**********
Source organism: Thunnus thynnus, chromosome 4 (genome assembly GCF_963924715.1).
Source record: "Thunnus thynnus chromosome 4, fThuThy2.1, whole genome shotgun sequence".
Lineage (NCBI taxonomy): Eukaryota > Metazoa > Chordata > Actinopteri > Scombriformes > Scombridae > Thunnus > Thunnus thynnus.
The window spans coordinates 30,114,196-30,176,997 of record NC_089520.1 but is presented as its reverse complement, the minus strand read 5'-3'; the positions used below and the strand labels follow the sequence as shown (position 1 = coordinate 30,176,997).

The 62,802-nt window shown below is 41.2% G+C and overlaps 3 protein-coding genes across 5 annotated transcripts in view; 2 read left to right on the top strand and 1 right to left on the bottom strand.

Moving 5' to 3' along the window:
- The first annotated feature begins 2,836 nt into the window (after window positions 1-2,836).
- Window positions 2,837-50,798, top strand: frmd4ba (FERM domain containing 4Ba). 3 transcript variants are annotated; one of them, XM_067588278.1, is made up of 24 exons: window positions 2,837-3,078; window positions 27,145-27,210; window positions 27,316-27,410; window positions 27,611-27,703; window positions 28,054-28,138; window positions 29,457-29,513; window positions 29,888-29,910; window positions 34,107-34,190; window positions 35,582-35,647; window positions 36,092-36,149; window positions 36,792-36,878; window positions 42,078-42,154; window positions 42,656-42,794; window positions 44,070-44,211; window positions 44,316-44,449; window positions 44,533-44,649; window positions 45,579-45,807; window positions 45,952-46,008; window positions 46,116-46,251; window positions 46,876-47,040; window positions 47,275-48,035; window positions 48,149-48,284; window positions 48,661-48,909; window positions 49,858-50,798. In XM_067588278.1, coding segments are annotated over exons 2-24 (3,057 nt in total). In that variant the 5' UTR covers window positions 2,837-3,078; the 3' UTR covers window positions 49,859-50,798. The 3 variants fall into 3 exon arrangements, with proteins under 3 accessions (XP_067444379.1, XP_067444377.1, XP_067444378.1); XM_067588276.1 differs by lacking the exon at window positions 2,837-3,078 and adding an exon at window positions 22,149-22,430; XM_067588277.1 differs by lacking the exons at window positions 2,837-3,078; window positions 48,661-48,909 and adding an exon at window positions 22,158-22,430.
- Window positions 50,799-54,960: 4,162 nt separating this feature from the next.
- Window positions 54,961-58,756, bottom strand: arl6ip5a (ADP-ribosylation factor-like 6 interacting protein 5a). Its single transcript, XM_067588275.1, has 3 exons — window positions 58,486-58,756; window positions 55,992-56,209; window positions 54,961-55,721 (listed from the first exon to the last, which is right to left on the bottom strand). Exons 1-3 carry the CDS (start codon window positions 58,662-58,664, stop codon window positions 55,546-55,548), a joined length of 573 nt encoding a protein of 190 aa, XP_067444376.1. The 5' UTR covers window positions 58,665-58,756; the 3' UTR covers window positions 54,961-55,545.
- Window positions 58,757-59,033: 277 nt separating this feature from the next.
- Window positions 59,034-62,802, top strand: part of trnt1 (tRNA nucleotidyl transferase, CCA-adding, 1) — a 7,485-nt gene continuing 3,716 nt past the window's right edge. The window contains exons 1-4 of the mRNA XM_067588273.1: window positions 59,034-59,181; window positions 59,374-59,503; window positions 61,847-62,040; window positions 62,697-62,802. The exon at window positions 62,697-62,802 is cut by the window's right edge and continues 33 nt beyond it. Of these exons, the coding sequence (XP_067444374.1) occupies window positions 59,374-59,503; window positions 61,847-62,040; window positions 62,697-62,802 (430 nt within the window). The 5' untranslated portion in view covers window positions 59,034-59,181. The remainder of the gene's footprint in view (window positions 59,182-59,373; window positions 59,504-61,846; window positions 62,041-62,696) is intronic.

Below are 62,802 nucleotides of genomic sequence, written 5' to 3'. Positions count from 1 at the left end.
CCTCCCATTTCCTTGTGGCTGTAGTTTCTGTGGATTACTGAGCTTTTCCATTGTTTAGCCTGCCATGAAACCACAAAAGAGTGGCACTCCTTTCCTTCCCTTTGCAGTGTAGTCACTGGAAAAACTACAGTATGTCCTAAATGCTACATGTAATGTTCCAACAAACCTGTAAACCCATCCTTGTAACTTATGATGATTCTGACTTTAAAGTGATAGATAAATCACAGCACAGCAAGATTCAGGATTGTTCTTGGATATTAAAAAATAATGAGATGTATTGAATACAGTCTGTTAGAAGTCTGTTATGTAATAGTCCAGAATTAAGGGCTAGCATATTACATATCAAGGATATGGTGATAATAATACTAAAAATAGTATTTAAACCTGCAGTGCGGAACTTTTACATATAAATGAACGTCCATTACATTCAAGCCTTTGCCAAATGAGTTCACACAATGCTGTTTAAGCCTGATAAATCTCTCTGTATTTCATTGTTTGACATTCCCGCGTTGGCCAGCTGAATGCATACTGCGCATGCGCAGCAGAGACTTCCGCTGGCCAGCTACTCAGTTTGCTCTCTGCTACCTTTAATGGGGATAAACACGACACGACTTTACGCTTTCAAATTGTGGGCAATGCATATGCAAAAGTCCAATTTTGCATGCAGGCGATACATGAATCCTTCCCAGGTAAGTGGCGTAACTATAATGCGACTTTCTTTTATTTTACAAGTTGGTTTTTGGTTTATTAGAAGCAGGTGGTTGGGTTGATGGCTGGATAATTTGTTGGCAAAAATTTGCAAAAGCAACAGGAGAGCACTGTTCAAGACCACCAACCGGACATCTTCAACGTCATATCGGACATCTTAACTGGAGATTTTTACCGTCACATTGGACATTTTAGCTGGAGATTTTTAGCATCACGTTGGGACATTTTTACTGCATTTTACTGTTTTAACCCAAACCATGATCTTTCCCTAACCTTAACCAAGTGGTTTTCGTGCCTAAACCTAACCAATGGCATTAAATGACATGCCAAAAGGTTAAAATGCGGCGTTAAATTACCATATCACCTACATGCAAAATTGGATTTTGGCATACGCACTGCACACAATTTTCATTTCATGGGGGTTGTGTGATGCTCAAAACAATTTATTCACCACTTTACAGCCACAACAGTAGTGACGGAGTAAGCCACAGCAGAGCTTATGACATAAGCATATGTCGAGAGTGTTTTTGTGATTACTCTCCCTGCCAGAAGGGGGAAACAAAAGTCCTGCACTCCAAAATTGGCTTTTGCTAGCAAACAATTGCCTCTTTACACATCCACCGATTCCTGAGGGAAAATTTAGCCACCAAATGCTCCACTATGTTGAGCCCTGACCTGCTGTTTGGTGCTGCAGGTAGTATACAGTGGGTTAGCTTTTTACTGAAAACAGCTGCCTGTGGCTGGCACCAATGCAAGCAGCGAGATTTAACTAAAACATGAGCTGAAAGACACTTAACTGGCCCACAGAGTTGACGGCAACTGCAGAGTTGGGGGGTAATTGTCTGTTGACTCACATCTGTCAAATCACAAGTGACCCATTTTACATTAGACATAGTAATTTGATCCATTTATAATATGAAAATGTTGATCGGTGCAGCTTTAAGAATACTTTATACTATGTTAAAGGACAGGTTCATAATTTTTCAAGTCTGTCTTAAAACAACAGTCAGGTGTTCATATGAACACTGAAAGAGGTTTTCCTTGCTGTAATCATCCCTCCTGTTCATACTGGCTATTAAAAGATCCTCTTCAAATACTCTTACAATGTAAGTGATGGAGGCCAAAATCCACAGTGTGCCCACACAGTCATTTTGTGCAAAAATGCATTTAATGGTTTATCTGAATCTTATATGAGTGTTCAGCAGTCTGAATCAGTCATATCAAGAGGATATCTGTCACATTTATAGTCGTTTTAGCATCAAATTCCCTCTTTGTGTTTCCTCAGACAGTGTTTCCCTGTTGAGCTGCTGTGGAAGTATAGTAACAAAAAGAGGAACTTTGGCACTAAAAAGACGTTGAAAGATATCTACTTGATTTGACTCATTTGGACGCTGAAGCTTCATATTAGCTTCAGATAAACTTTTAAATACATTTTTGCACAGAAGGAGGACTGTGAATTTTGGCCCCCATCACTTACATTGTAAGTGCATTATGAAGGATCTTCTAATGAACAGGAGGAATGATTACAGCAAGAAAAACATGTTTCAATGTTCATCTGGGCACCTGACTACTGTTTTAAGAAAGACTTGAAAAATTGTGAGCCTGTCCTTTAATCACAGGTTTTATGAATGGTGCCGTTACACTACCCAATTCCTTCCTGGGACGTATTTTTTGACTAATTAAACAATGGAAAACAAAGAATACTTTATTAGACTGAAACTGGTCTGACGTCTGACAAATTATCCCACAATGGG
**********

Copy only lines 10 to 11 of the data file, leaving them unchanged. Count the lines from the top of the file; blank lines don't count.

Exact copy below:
- Window positions 54,961-58,756, bottom strand: arl6ip5a (ADP-ribosylation factor-like 6 interacting protein 5a). Its single transcript, XM_067588275.1, has 3 exons — window positions 58,486-58,756; window positions 55,992-56,209; window positions 54,961-55,721 (listed from the first exon to the last, which is right to left on the bottom strand). Exons 1-3 carry the CDS (start codon window positions 58,662-58,664, stop codon window positions 55,546-55,548), a joined length of 573 nt encoding a protein of 190 aa, XP_067444376.1. The 5' UTR covers window positions 58,665-58,756; the 3' UTR covers window positions 54,961-55,545.
- Window positions 58,757-59,033: 277 nt separating this feature from the next.